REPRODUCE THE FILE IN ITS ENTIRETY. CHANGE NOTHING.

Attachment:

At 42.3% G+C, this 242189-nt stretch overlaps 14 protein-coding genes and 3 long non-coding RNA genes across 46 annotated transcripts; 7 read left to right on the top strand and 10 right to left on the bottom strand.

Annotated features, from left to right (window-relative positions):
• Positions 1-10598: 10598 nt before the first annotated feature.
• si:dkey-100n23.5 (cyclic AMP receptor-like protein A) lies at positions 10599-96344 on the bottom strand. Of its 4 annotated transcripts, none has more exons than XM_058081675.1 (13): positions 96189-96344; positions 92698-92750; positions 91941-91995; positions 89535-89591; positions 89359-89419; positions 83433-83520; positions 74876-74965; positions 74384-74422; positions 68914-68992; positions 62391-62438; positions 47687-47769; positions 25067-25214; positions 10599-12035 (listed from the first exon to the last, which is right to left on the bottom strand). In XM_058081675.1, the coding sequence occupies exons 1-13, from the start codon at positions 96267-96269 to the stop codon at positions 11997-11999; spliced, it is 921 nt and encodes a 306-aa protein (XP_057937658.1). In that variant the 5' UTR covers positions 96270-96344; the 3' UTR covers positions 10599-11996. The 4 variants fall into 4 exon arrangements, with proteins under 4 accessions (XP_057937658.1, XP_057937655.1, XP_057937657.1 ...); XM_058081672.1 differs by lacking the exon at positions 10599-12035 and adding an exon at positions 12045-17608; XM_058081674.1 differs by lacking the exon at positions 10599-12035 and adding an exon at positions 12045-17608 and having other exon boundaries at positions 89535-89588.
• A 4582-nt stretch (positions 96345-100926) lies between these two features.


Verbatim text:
At 42.3% G+C, this 242189-nt stretch overlaps 14 protein-coding genes and 3 long non-coding RNA genes across 46 annotated transcripts; 7 read left to right on the top strand and 10 right to left on the bottom strand.

Annotated features, from left to right (window-relative positions):
• Positions 1-10598: 10598 nt before the first annotated feature.
• si:dkey-100n23.5 (cyclic AMP receptor-like protein A) lies at positions 10599-96344 on the bottom strand. Of its 4 annotated transcripts, none has more exons than XM_058081675.1 (13): positions 96189-96344; positions 92698-92750; positions 91941-91995; positions 89535-89591; positions 89359-89419; positions 83433-83520; positions 74876-74965; positions 74384-74422; positions 68914-68992; positions 62391-62438; positions 47687-47769; positions 25067-25214; positions 10599-12035 (listed from the first exon to the last, which is right to left on the bottom strand). In XM_058081675.1, the coding sequence occupies exons 1-13, from the start codon at positions 96267-96269 to the stop codon at positions 11997-11999; spliced, it is 921 nt and encodes a 306-aa protein (XP_057937658.1). In that variant the 5' UTR covers positions 96270-96344; the 3' UTR covers positions 10599-11996. The 4 variants fall into 4 exon arrangements, with proteins under 4 accessions (XP_057937658.1, XP_057937655.1, XP_057937657.1 ...); XM_058081672.1 differs by lacking the exon at positions 10599-12035 and adding an exon at positions 12045-17608; XM_058081674.1 differs by lacking the exon at positions 10599-12035 and adding an exon at positions 12045-17608 and having other exon boundaries at positions 89535-89588.
• A 4582-nt stretch (positions 96345-100926) lies between these two features.